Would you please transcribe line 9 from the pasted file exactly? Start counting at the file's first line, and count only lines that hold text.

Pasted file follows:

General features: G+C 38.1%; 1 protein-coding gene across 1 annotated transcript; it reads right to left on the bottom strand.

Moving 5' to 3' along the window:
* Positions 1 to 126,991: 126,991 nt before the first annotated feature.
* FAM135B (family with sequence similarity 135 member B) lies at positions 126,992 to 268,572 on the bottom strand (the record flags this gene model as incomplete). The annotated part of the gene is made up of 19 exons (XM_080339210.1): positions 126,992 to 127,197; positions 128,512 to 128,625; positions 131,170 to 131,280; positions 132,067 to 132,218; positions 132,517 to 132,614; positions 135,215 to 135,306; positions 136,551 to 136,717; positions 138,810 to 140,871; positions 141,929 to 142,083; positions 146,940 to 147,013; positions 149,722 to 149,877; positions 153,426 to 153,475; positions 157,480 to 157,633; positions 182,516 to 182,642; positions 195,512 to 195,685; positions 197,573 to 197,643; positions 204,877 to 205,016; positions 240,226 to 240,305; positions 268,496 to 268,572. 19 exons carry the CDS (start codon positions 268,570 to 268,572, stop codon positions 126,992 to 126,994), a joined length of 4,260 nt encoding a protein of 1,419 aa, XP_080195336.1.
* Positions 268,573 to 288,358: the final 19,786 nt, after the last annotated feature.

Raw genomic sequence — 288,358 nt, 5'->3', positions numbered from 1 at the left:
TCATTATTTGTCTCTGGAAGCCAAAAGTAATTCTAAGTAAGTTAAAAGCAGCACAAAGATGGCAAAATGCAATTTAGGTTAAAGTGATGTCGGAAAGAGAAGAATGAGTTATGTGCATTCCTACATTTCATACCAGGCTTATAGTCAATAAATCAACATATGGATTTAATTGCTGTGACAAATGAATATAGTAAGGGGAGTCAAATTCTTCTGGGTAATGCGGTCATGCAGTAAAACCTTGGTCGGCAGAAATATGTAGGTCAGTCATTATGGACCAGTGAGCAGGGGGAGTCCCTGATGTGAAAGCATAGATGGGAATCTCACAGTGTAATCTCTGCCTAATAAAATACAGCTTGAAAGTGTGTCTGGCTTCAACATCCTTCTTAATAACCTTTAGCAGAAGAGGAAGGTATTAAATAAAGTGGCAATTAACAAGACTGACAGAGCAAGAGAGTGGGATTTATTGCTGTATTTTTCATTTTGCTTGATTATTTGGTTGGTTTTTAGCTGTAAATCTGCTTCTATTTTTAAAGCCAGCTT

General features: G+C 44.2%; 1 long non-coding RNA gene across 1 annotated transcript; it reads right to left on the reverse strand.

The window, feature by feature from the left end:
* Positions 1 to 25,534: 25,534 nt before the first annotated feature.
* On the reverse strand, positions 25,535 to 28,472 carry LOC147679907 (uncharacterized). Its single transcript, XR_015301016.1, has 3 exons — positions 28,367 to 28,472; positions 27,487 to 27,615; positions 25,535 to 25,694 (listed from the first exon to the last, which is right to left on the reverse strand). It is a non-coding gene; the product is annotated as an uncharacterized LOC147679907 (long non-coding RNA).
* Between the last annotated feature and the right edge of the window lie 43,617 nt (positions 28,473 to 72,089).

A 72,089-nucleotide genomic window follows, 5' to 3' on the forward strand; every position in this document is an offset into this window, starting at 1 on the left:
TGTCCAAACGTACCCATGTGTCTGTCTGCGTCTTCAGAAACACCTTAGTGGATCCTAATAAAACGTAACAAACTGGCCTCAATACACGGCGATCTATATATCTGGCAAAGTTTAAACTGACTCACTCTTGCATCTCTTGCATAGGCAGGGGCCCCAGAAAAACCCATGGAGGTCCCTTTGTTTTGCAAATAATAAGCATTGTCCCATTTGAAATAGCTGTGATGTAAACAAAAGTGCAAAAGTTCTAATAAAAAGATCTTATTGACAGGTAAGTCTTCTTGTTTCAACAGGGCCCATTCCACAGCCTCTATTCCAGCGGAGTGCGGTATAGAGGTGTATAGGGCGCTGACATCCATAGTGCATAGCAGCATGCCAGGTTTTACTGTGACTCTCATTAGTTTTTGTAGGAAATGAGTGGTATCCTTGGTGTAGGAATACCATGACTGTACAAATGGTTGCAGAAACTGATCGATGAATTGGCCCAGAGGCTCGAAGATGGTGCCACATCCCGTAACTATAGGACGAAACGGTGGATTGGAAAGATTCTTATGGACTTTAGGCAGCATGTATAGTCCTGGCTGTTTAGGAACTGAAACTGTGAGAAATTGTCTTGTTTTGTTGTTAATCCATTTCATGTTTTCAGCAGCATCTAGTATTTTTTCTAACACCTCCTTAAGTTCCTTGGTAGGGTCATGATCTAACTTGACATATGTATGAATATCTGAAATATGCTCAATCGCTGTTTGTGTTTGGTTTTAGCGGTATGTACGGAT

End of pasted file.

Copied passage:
The window, feature by feature from the left end: